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Spokane, Washington  Est. May 19, 1883
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News >  Crime/Public Safety

Spokane law enforcement agencies will add four more mental health teams

A grant will help Spokane law enforcement boost its efforts to help keep people having mental health crises out of jail and emergency rooms.

The Spokane County Sheriff’s Department and the Spokane Police Department will add four “co-deploy” mental health teams between their agencies after the Washington Association of Sheriffs and Police Chiefs awarded the agencies a grant worth nearly $700,000.

The association received $2 million in funds for mental health field response programs from the Washington Legislature and awarded nine different regions and departments grants on Aug. 28.

The Spokane grant will nearly double the size of the region’s co-deploy mental health teams. Currently there are five teams, four at the police department and one at the sheriff’s department.

The Spokane co-deploy mental health teams have one mental health clinician from Frontier Behavioral Health and one law enforcement officer who help divert those having mental health crises away from jail and emergency departments.

The model shows efficacy so far, said Jeff Thomas, CEO of Frontier Behavioral Health. The sheriff’s co-deploy team diverted 89 people from the emergency department and 32 from jail in its first seven months. Thomas said the relationships and willingness of law enforcement agencies to partner with mental health care providers is crucial to the effectiveness of the co-deploy teams.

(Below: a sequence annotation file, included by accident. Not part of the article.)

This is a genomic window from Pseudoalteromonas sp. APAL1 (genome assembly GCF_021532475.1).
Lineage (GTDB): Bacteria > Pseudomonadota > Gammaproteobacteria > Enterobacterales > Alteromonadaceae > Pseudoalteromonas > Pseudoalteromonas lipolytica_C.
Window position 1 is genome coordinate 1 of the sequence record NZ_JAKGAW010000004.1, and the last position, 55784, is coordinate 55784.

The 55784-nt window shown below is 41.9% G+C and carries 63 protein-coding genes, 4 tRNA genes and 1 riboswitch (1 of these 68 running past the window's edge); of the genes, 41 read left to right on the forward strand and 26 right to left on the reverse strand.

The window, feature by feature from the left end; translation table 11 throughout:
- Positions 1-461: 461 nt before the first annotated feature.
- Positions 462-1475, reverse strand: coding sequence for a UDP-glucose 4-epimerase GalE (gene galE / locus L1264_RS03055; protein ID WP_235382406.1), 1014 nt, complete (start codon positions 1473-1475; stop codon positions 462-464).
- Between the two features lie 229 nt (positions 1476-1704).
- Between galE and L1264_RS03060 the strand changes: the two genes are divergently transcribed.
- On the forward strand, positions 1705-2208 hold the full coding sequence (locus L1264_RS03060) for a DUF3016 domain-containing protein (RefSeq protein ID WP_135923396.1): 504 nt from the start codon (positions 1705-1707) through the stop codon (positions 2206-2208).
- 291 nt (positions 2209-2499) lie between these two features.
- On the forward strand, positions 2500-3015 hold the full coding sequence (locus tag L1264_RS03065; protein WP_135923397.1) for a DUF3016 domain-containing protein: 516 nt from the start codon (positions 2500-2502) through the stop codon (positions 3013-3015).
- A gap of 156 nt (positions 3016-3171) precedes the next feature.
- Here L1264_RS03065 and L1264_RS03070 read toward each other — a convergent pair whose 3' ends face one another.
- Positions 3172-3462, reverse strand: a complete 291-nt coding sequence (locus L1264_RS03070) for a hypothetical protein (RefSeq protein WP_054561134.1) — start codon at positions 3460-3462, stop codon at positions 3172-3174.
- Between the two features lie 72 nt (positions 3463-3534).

“I think the other piece that’s really critical is it necessitates having strong partnerships and trust in those partnerships,” Thomas said.

“There’s got to be commitment on the part of law enforcement and mental health and payers to invest in these models, and we’re so fortunate that we do have – through the leadership of sheriff’s department, SPD and our fire department – the willingness to step out and try it.”

Law enforcement agencies in Spokane and Wenatchee are the only two regions in Eastern Washington to receive the grant funding from the association.

Arielle Dreher's reporting for The Spokesman-Review is primarily funded by the Smith-Barbieri Progressive Fund, with additional support from Report for America and members of the Spokane community. These stories can be republished by other organizations for free under a Creative Commons license. For more information on this, please contact our newspaper’s managing editor.

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